Over the course of a year, give or take, I have made amateur, and hopefully decently entertaining, assessments about every single park in Champaign, Urbana, and Savoy. Additionally, I did the same for our Champaign County Forest Preserves and our "city parks" — which are green spaces and small plazas owned by the municipalities.
This was no small task, and I am glad that I did it. After all, it would interest you to know that when my friend Mason Kessinger (one of the co-founders of Smile Politely) and I sat down to start talking about what sort of content a magazine like this one might contain, this was one of the ideas on our list that ranked the highest. We should be the sort of magazine that would assess and then rank every single park in this city. After all, this is important cultural information!
A city is oftentimes defined by its parks. Think of the last time you went to a new city and set out to explore it? Wasn't it true that you scoped out their "central" park to see if it was worth your time? I sure hope so. They are the glue that binds a community together; a collectively funded and maintained plot of land with amenities to serve the public and welcome visitors from all corners. This is what creates the shared space that allows us to feel as though we are a community.
Here in Champaign-Urbana, we are blessed with a lot of great parks to explore and enjoy. That's the good news. The bad news is that there are likely too many parks for them to maintain properly, and that is mostly true in Champaign, which has a bloated system for taxation, and a corporate community that does not place a premium on the necessary funding it would require. For the history of the Park District, the local park board has been dominated by conservative Republicans who have actively found ways to avoid raising money via tax referendum, and who have not done the hard work to build a corporate and private funding model that would improve and grow the parks system in the ways it should have.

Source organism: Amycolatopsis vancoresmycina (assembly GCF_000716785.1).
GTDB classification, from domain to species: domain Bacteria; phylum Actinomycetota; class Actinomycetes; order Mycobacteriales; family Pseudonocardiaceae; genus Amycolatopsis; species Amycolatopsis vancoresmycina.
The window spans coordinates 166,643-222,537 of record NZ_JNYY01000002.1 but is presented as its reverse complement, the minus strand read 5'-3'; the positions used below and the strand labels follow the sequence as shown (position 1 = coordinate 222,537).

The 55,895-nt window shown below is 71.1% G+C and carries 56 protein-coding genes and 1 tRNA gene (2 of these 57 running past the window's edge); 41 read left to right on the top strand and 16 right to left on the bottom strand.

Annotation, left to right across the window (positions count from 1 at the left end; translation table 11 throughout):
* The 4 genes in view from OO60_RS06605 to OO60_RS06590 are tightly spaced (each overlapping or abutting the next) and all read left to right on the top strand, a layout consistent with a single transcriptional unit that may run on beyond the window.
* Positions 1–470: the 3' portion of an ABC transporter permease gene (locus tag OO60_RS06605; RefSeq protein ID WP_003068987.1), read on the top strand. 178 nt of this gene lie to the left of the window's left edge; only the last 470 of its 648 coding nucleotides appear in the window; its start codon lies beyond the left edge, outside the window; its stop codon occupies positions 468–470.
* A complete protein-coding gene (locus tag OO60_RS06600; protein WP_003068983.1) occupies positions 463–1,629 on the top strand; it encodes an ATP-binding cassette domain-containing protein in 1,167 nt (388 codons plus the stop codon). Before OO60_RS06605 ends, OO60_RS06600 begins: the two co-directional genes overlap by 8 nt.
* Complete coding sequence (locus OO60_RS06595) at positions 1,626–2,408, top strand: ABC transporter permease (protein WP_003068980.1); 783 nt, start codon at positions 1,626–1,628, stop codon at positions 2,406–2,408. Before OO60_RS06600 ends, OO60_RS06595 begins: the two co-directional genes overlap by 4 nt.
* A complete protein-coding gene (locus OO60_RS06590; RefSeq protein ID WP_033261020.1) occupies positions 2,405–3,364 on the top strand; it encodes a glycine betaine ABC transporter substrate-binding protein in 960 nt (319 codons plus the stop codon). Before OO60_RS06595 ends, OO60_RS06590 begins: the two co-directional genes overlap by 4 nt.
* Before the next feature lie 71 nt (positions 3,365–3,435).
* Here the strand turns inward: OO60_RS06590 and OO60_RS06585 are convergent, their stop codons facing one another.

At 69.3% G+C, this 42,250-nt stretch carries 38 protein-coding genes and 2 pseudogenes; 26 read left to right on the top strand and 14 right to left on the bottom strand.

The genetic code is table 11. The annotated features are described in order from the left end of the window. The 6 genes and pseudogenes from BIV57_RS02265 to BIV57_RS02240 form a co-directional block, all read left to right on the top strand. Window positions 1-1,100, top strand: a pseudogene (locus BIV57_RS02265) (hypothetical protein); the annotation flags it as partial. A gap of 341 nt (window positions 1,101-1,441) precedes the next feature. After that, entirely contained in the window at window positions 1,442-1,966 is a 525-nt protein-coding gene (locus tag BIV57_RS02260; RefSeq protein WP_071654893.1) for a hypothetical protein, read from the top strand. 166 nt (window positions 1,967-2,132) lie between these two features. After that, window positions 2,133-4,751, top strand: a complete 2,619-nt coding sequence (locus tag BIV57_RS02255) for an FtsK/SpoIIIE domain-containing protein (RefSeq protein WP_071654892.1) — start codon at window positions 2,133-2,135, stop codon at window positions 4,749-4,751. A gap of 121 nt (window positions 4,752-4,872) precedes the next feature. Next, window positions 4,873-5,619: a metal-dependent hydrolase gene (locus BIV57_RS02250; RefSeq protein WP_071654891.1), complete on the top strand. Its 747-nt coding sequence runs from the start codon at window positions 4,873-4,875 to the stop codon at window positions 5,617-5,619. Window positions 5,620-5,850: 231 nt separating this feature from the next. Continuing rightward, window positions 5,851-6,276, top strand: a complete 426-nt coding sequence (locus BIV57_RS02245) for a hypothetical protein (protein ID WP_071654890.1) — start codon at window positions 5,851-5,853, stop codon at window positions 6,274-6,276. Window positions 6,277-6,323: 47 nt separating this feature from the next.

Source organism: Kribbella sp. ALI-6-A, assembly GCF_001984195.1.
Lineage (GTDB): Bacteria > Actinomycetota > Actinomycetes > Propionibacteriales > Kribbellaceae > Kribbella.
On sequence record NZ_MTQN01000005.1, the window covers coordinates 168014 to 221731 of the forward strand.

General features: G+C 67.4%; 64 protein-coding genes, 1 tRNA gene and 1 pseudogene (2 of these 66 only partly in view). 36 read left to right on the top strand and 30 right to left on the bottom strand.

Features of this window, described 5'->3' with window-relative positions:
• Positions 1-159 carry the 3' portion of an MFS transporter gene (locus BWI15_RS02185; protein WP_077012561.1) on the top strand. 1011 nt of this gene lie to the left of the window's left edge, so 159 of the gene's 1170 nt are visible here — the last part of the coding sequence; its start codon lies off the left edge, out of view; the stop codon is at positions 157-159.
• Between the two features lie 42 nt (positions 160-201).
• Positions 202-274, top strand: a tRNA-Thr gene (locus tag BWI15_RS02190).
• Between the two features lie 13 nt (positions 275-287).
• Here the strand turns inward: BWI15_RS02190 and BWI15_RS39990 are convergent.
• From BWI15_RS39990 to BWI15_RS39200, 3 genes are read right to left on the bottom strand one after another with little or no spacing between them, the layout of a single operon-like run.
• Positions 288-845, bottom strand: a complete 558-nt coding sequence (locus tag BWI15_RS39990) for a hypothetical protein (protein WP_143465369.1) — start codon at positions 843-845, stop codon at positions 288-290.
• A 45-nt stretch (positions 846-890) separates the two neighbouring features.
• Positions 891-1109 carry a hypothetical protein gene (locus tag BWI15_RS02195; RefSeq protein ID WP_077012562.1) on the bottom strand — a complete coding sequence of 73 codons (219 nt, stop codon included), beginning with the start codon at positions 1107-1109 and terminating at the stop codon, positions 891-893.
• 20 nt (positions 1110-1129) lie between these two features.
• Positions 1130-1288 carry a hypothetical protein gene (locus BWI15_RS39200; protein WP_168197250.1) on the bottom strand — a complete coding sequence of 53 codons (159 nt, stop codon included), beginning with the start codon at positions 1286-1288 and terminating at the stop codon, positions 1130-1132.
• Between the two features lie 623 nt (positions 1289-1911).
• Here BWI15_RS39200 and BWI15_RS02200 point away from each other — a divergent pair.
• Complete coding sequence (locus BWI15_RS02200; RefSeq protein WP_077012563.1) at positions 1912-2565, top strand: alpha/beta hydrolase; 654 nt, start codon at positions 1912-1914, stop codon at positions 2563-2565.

But there is still much to celebrate. And celebrate them we will over the next week! But if we are going to assign glory to our best parks, we have to also define and showcase our worst parks as well.
I wish to make a very very important point right now: the people that run our park districts, and who do the hard work to maintain and promote the programs within them, do a remarkable job working with less than they should have to succeed. Hats off to Joe DeLuce and Timothy Bartlett, of CPD and UPD respectively, along with their executive staff and employees working alongside them.
If it seems like I have been harsh at times, that is because I felt it was not worth it to write almost one hundred entries simply talking about each park as though there were no pitfalls inside of them or the system that funds them. If I wrote things about doing mushrooms or drinking Zima in the parks as a wild-eyed youth, it is because it was true and I like those memories and wished to share my experiences with you. If I upset anyone because they didn't feel I had done enough research on something or looked into this or that, I can safely tell those people to relax; please showcase your own article series of this kind to me when you get to it. Looking forward to reading it!